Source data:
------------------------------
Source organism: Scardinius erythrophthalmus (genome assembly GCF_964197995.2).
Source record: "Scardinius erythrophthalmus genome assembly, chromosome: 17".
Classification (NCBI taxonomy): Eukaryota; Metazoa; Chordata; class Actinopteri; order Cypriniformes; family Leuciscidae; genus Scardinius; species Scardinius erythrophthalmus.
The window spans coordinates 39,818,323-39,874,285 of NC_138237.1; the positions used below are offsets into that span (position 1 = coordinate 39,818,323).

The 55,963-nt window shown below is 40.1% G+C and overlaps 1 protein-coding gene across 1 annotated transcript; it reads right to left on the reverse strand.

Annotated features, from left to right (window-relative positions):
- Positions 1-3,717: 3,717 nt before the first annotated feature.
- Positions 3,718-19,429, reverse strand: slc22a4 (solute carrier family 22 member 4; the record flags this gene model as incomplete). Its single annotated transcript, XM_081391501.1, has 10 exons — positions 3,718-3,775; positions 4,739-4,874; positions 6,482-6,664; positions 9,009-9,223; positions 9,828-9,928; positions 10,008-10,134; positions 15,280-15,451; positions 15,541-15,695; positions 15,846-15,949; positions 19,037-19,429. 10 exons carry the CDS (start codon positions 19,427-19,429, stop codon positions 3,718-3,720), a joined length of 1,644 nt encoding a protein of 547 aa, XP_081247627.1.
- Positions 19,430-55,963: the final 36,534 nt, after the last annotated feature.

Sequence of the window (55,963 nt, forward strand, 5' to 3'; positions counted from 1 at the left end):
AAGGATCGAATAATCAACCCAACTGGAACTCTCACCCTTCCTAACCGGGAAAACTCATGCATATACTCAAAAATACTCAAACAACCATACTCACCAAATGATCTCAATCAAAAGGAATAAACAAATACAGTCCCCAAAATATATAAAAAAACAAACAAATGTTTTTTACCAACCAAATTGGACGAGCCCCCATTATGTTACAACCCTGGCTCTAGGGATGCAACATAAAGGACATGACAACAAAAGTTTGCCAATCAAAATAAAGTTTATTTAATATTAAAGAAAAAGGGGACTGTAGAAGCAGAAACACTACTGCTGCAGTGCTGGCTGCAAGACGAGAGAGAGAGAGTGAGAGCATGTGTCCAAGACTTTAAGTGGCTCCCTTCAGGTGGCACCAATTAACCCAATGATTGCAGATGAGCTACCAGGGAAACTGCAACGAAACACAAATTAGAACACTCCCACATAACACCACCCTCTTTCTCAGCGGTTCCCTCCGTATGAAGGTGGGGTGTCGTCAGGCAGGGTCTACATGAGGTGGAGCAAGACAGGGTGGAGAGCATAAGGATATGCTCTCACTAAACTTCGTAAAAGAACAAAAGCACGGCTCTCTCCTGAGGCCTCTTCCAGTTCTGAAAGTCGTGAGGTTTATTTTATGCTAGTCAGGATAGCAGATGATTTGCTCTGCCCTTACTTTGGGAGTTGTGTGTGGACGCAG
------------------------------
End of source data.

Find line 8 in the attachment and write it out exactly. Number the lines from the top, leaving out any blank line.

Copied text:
- Positions 3,718-19,429, reverse strand: slc22a4 (solute carrier family 22 member 4; the record flags this gene model as incomplete). Its single annotated transcript, XM_081391501.1, has 10 exons — positions 3,718-3,775; positions 4,739-4,874; positions 6,482-6,664; positions 9,009-9,223; positions 9,828-9,928; positions 10,008-10,134; positions 15,280-15,451; positions 15,541-15,695; positions 15,846-15,949; positions 19,037-19,429. 10 exons carry the CDS (start codon positions 19,427-19,429, stop codon positions 3,718-3,720), a joined length of 1,644 nt encoding a protein of 547 aa, XP_081247627.1.